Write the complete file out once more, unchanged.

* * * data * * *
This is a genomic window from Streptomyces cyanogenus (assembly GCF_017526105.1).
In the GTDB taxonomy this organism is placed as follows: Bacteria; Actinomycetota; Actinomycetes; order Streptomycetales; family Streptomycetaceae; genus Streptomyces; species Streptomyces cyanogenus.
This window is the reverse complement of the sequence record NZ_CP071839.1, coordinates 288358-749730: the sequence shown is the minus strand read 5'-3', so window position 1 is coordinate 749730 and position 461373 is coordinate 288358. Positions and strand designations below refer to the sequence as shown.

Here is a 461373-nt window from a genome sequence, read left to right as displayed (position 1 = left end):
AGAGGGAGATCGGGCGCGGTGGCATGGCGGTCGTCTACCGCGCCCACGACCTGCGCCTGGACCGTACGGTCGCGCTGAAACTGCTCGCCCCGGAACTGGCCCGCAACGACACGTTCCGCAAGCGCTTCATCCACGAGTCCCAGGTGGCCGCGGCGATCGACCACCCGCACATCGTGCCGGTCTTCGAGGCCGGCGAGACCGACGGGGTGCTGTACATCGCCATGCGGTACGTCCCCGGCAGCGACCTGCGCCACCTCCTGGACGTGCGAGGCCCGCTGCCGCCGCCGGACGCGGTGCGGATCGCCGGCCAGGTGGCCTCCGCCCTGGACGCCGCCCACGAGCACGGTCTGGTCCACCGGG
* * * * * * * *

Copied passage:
This is a genomic window from Streptomyces cyanogenus (assembly GCF_017526105.1).
In the GTDB taxonomy this organism is placed as follows: Bacteria; Actinomycetota; Actinomycetes; order Streptomycetales; family Streptomycetaceae; genus Streptomyces; species Streptomyces cyanogenus.
This window is the reverse complement of the sequence record NZ_CP071839.1, coordinates 288358-749730: the sequence shown is the minus strand read 5'-3', so window position 1 is coordinate 749730 and position 461373 is coordinate 288358. Positions and strand designations below refer to the sequence as shown.

Here is a 461373-nt window from a genome sequence, read left to right as displayed (position 1 = left end):
AGAGGGAGATCGGGCGCGGTGGCATGGCGGTCGTCTACCGCGCCCACGACCTGCGCCTGGACCGTACGGTCGCGCTGAAACTGCTCGCCCCGGAACTGGCCCGCAACGACACGTTCCGCAAGCGCTTCATCCACGAGTCCCAGGTGGCCGCGGCGATCGACCACCCGCACATCGTGCCGGTCTTCGAGGCCGGCGAGACCGACGGGGTGCTGTACATCGCCATGCGGTACGTCCCCGGCAGCGACCTGCGCCACCTCCTGGACGTGCGAGGCCCGCTGCCGCCGCCGGACGCGGTGCGGATCGCCGGCCAGGTGGCCTCCGCCCTGGACGCCGCCCACGAGCACGGTCTGGTCCACCGGG